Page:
Mother deals with death and birth

Monday, August 21st 2000, 12:00 am
By: News On 6

TULSA, Okla. (AP) – An Oklahoma family suffered the unbearable loss of a 6-year-old son to Rocky Mountain spotted fever and the joyous birth of another son within 24 hours over the weekend.

Tommy Carlson of Monroe died Saturday after battling the disease transmitted by ticks. He had undergone amputations on the lower portion of both of his legs, his left hand and the tips of his fingers on his right hand since becoming ill in July. The Rocky Mountain spotted fever was causing his organs to shut down. On Aug. 10, a surgery showed that three-fourths of his stomach tissue was dead. Then he developed heart and kidney trouble.

Tommy died at 9:30 a.m. Saturday. Nancy Carson gave birth at 3:55 a.m. Sunday to Adrianno McBride Carlson.

Separating emotions between the two events has been difficult for the family from the small town of Monroe in southeastern Oklahoma.

"I had two boys, and that's the way it will be," Carlson said. "My son left us with a lot of good memories."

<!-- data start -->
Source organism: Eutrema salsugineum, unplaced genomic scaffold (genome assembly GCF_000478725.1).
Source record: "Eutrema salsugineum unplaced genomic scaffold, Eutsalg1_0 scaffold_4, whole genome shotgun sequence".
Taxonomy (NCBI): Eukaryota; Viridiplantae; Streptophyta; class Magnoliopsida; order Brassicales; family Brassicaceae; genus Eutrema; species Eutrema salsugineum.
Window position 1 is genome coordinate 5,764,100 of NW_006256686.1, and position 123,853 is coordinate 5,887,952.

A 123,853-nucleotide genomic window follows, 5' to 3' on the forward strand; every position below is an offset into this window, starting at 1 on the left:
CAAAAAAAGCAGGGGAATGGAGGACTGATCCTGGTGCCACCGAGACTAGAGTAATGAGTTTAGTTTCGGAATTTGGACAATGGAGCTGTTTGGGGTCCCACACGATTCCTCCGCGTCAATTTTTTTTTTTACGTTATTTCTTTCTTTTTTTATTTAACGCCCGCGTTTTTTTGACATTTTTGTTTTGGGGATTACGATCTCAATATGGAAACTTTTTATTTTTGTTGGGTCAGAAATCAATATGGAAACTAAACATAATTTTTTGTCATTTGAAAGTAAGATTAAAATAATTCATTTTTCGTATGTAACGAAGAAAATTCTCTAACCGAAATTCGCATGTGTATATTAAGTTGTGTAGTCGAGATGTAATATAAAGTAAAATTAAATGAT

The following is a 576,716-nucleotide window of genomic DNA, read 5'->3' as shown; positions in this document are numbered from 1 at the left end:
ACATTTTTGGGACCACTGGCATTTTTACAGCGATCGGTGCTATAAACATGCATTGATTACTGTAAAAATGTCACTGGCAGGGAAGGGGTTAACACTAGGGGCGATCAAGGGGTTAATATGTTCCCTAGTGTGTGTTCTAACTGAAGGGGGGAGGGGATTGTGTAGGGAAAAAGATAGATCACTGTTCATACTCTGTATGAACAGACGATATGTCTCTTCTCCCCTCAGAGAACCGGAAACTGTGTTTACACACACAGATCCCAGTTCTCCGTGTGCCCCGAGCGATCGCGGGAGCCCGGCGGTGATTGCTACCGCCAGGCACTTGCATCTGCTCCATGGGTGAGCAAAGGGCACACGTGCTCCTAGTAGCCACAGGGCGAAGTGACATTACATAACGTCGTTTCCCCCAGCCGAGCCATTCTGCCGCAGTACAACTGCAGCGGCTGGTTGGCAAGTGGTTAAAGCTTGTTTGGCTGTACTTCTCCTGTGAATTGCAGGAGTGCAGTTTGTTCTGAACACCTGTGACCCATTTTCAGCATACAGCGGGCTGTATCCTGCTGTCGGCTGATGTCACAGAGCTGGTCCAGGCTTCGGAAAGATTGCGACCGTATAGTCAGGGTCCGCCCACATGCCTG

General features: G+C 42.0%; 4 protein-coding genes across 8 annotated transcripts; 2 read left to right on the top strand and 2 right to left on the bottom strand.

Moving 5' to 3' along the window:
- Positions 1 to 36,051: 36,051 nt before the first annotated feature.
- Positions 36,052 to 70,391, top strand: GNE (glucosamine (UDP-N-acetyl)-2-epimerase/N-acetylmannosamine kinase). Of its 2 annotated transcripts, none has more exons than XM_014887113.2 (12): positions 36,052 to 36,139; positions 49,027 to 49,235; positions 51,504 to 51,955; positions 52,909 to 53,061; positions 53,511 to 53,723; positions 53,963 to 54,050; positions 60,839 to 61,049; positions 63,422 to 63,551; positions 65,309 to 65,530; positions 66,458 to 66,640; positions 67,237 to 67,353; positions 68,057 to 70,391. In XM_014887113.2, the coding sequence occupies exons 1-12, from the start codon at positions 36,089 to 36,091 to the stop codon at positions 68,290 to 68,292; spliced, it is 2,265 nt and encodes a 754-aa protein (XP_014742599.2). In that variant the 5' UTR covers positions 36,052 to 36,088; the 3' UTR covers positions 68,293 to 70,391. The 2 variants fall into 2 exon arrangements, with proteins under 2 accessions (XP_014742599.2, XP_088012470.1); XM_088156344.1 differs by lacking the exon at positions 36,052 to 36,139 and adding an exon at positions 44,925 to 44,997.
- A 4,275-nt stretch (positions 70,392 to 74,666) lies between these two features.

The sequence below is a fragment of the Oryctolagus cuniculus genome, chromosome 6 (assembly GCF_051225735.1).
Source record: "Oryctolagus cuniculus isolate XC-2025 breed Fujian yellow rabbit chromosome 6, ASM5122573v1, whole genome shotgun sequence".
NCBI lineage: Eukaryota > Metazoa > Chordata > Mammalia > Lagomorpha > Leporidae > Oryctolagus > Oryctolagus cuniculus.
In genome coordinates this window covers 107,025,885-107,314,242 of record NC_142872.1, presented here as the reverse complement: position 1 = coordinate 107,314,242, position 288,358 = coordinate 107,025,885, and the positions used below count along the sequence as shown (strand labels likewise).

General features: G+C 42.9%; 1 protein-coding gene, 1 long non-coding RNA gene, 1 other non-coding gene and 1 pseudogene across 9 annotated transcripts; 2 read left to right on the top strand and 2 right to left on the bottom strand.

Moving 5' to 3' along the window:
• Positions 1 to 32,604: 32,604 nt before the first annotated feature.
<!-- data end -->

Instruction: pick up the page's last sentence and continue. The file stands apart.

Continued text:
Carlson and her husband, Dennis, were with Tommy when he died Saturday morning at St. Francis Hospital.

"I know my son's in heaven and he's not suffering anymore," Mrs. Carson said. "He always told me he wanted to be an angel, so in this way he'll be that."

Mrs. Carlson was already in the hospital because doctors had tried to induce labor the night before because she had high blood pressure. She was taken off the labor-inducing drug about 3 a.m. Saturday because her labor wasn't progressing.

Doctors came to the family Saturday morning with the news that Tommy's condition was worsening.

Mrs. Carlson said she told her husband she couldn't cope with her son's death. But her mother arrived to help give her strength.

"She told me to let him go – that he'd suffered enough," Mrs. Carlson recalled.

Before she could ask how to let him go, she was having health problems. She was experiencing chest pains and high blood pressure and doctors decided to induce labor again. and began procedures for a Cesarean birth.

Both mother and infant are in good condition.

"We wish to thank all of the kind and generous people who have reached out to us during this difficult time," the Carlson family said in a statement Monday. "The acts of kindness have come in all forms from prayers to cards to gifts."